WA Supreme Court: Second Wind for BIAW Campaign Finance Suit
You know things are bad when you have two former Washington Supreme Court Justices suing you. Justices Utter and Ireland, both retired, sued the BIAW for violations of the fair campaign practices act. The trial court granted summary judgment on the matter.
I will point out that Justice Utter, unfortunately, did not live to see the fruits of this lawsuit, as he passed away in October of 2014. Justice Utter resigned from the Court in protest of the handling of a death penalty case. He was a man of conviction and an advocate for justice.
Here, the retired justices alleged BIAW failed to register as a political committee during the ’07-’08 campaign season. The case was tossed initially by the trial court. The court of appeals said that, while there may be an issue as to the violation (that BIAW was actually a political committee), that the retired justices was procedurally barred by the citizen suit provision.
So, first a little background on BIAW. They first came to my attention during the campaign of Chief Justice Gerry Alexander in 2006. BIAW spent roughly a $1,000,000 trying to unseat Chief Justice Alexander (ret.) in the primary, and pitted a BIAW crony (John Groen) against the Justice. They paid for ads claiming he was old. They paid for ads stating that an opinion reversing a conviction for a child molester, claiming that the opinion meant Alexander supported child molesters. They paid for ads claiming that because he said he supported Justice Bobbi Bridge personally as she went through a tough time with a drunk driving charge and her retirement from the Court that it meant he supported drunk driving.
It was the campaign that started the long-hard look as to whether Washington should have election of judges or an appointment-retention system. One need only look to how money influences judicial rulings in other states to know where I stand on this issue.
But back to BIAW and the 07-08 campaign. They contributed more than $7,000,000 in ads supporting Dino Rossi for governor against Christine Gregoire. The Justices found evidence of $3,500,000 in illegal funding and concealing donations, largely through funneling pooled refunds from the workers’ compensation system into the campaign.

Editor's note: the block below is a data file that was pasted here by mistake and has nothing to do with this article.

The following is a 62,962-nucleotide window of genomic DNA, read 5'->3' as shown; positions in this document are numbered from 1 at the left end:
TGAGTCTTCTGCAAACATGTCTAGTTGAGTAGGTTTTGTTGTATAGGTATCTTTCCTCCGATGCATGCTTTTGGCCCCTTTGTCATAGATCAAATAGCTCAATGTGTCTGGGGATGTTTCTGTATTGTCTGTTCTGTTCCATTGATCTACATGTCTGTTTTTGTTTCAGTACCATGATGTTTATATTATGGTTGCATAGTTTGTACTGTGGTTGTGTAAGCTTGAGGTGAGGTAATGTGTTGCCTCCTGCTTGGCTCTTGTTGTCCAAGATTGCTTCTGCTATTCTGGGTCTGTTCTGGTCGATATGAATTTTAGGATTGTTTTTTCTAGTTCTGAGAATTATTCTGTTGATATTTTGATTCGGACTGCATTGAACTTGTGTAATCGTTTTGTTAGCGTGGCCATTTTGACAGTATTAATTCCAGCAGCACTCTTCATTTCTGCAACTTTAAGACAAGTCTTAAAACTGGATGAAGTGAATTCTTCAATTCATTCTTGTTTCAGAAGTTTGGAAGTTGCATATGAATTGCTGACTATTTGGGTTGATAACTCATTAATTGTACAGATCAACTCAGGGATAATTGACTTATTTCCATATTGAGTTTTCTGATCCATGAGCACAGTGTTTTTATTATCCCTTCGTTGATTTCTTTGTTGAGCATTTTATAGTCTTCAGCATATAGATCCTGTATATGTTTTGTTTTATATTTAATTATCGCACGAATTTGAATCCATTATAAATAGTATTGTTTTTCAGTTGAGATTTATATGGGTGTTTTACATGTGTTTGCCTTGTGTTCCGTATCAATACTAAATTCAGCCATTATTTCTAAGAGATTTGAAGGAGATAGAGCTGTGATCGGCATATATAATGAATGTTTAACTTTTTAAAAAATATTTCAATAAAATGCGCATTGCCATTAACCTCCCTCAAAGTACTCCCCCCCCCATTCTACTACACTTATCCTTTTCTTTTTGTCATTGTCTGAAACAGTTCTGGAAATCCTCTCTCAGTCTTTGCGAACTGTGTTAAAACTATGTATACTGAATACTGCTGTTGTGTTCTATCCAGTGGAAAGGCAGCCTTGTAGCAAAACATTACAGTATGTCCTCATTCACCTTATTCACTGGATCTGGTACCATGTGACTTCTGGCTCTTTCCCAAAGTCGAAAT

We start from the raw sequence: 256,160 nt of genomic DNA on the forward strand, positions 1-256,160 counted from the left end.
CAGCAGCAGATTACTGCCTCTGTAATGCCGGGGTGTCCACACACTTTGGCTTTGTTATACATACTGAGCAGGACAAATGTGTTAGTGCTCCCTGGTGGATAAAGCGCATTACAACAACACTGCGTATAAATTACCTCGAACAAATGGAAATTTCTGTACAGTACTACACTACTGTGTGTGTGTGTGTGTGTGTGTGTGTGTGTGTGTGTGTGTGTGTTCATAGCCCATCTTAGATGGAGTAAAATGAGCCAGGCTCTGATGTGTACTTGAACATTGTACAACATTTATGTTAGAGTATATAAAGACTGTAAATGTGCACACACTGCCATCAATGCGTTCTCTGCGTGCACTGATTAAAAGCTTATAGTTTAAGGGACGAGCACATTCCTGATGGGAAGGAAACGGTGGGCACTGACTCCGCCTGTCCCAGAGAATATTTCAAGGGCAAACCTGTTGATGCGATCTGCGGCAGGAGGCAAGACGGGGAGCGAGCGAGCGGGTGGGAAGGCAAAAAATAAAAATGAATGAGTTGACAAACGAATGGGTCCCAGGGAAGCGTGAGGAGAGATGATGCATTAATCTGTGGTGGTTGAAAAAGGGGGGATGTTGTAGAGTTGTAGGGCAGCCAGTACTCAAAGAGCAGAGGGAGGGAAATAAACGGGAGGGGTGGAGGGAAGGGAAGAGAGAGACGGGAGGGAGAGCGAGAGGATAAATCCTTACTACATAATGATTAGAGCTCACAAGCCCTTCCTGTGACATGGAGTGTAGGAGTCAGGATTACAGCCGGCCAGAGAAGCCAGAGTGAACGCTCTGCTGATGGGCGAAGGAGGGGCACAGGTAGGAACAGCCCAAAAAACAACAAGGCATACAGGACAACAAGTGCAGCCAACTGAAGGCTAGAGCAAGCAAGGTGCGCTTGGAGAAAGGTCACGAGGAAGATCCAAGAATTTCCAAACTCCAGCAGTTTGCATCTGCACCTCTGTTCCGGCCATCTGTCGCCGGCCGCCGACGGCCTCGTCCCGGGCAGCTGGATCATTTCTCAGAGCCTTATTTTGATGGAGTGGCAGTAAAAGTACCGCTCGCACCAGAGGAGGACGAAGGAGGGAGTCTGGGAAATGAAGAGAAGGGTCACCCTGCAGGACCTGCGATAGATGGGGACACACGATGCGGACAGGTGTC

Here, the citizen suit provision can only be had if the Attorney General is notified and declines the case. Here, the AG was notified, and then turned it over to the PDC. The question then becomes whether this turning it over is an action, or a nonfiction. Here, action means more than just doing something. The AG has to commence an action within 45 days of being notified. The Court of Appeals determined action meant any action. The Supreme Court instead held that action meant filing a lawsuit. The court of appeals strained interpretation would have meant that if the AG investigated a claim, the party could never sue, and would lead to absurd results, as the AG always investigates claims before it decides whether to sue or not.
That part satisfied, the Court agreed there was enough evidence to go forward on the claim, which hinges on whether they are a political committee. Here, a political committee is someone (or an entity) “having the expectation of receiving contributions or making expenditures in support of, or opposition to, any candidate or any ballot provision.” Here, BIAW expected to receive or give contributions. Their own resolution in support of Dino Rossi stated they were committing 100% of excess pooled dollars to the gubernatorial election, and the members of the organization pledged their monies to BIAW of that effort. BIAW made disclosures to the PDC that it was in fact giving funds, and it also gave funds to BIAW-MSC, which were to be expended on the campaign.
The plaintiffs' evidence that BIAW, not BIAW-MSC, solicited pledges from its local associations, and that those local associations pledged “to BIAW," not BIAW-MSC or ChangePAC, raises a question of fact as to whether BIAW had an expectation of making political expenditures, regardless of who actually ended up expending the funds.
For those who deal with this stuff regularly, I will note that Washington adopted the Primary Purpose test for expenditures, and of course here held the test was an issue of fact for trial.